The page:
ST. PETERSBURG — The Astros were, obviously, quite aware that Tyler Glasnow was tipping his pitches based on the position of his glove at the start of Thursday’s decisive American League Division Series game.
Five of their first six batters whacked hits to give them a 4-0 lead en route to a 6-1 win.
The Rays had a sense, too, but couldn’t really do anything about it. Manager Kevin Cash said Friday that it’s not something pitching coach Kyle Snyder can simply run to the mound and have Glasnow address.
“I think that’s kind of challenging to do that,” Cash said. “The last thing you want to do — these pitchers are so locked in, and Glas was certainly locked in — is go out there and ask him, give him the heads-up, and then he’s not focusing on what he should be focusing on and that’s getting hitters out and throwing strikes.”
Plus, Cash reiterated that he didn’t consider the pitch tipping — essentially whether Glasnow was throwing fastball or curve based on where his hands were set in his delivery — to be the root cause of the rough start.
”Tyler Glasnow is the not the only guy that’s ever done that,” Cash said. “There’s a lot of pitchers in baseball that do that. I still think you have to give a ton of credit to the Houston Astros. That lineup, what they did against those types of pitches, is really impressive. I understand the story, but how quickly that unfolded, give all the credit to Houston’s hitters.”
Glasnow realized “something was weird” but then worked a 1-2-3 second. He then retired the first two batters of the third before being taken out. When Glasnow looked back at the video, he said it was “pretty obvious” he was tipping in the first inning, but “it wasn’t as drastic” in the second.
Glasnow agreed that it’s a difficult thing to address in-game. “I’ve done it in starts prior and people don’t pick up on it, but a team like that (does),” he said.
Good riddance, in a respectful way
The Astros head to a tough showdown with the Yankees in the AL Championship Series that starts tonight, but they were glad to be done battling with the Rays, specifically the creative and effective way they ran their pitching staff, keeping hitters from getting a second look at the same guy.
“This is top to bottom probably the best pitching staff that we faced all year,” manager A.J. Hinch said. “And that’s not disrespecting anybody else in the league, that’s just how good they are and how they match their guys up in their favor. And in a short series, it’s scary as hell because they can get matchups and you have to beat their strength. And fortunately we were able to do that.”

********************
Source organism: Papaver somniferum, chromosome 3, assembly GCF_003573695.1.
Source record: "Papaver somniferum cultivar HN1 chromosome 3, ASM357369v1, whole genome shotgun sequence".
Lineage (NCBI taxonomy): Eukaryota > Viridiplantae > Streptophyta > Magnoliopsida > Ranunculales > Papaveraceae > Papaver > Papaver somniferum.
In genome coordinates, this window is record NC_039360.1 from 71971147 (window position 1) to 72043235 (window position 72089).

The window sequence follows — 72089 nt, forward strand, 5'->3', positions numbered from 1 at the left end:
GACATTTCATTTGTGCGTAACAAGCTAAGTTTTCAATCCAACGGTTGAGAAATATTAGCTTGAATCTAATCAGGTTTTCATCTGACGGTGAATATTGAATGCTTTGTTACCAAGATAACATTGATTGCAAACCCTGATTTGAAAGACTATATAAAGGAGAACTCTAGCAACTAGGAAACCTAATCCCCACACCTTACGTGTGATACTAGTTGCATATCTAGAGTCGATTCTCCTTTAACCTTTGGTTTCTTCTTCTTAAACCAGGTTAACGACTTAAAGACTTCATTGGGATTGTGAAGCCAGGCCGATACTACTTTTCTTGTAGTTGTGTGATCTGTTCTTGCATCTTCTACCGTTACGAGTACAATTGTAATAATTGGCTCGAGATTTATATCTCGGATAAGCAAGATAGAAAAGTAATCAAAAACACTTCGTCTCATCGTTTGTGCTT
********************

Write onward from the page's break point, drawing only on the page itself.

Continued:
The Astros did, hitting .242, launching six homers and scoring 19 runs.
“It’s hard to win games where you know the other side is going to do anything possible,” Hinch said. “If you take a step back and look at what they were willing to do to change things, like Blake Snell coming out of the bullpen twice. They had guys up every inning.
“We were spending just as much time looking on the TV monitor to see who was warming up and what they possibly were going to do than even watching what was going on in the field. That preparation is exhausting.”
Quote of the day
“I would make the argument that we were as fun a team to watch over 6½ months as any team in baseball.”
Rays manager Kevin Cash
• Cash said he doesn’t “anticipate” any changes to his coaching staff, unless someone gets hired away for another job. He suggested they have some staffers that will get called on. They lost Rocco Baldelli (hired as Twins manager) and Charlie Montoyo (Blue Jays) after last season.
• Second baseman Brandon Lowe was replaced in the starting lineup Thursday by Eric Sogard, who homered. Lowe had sustained a slight groin strain but was available to hit.
• The Rays didn’t do much in two games against Astros co-ace Gerrit Cole, but on Thursday they did snap his remarkable streak of consecutive innings with a strikeout at 73 — longest in the expansion era by 33! — when Willy Adames grounded out and Austin Meadows and Tommy Pham flied out in the third.